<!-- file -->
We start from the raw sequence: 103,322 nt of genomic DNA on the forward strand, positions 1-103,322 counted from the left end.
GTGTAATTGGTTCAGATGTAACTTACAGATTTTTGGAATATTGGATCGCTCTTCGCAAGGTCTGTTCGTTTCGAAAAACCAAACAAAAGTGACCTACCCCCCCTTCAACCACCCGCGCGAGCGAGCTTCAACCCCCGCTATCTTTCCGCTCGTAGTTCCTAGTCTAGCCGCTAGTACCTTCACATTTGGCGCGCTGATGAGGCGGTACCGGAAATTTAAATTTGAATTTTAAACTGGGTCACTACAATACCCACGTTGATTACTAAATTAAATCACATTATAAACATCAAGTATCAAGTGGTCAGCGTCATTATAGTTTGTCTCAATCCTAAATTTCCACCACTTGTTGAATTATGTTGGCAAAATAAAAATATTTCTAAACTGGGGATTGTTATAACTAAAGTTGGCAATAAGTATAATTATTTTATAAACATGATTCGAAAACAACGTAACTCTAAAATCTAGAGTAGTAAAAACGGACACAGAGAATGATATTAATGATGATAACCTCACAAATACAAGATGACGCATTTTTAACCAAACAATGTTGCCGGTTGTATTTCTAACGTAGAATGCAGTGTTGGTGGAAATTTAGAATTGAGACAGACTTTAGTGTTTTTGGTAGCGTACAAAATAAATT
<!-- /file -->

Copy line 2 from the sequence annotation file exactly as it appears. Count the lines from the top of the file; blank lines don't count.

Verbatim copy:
GTGTAATTGGTTCAGATGTAACTTACAGATTTTTGGAATATTGGATCGCTCTTCGCAAGGTCTGTTCGTTTCGAAAAACCAAACAAAAGTGACCTACCCCCCCTTCAACCACCCGCGCGAGCGAGCTTCAACCCCCGCTATCTTTCCGCTCGTAGTTCCTAGTCTAGCCGCTAGTACCTTCACATTTGGCGCGCTGATGAGGCGGTACCGGAAATTTAAATTTGAATTTTAAACTGGGTCACTACAATACCCACGTTGATTACTAAATTAAATCACATTATAAACATCAAGTATCAAGTGGTCAGCGTCATTATAGTTTGTCTCAATCCTAAATTTCCACCACTTGTTGAATTATGTTGGCAAAATAAAAATATTTCTAAACTGGGGATTGTTATAACTAAAGTTGGCAATAAGTATAATTATTTTATAAACATGATTCGAAAACAACGTAACTCTAAAATCTAGAGTAGTAAAAACGGACACAGAGAATGATATTAATGATGATAACCTCACAAATACAAGATGACGCATTTTTAACCAAACAATGTTGCCGGTTGTATTTCTAACGTAGAATGCAGTGTTGGTGGAAATTTAGAATTGAGACAGACTTTAGTGTTTTTGGTAGCGTACAAAATAAATT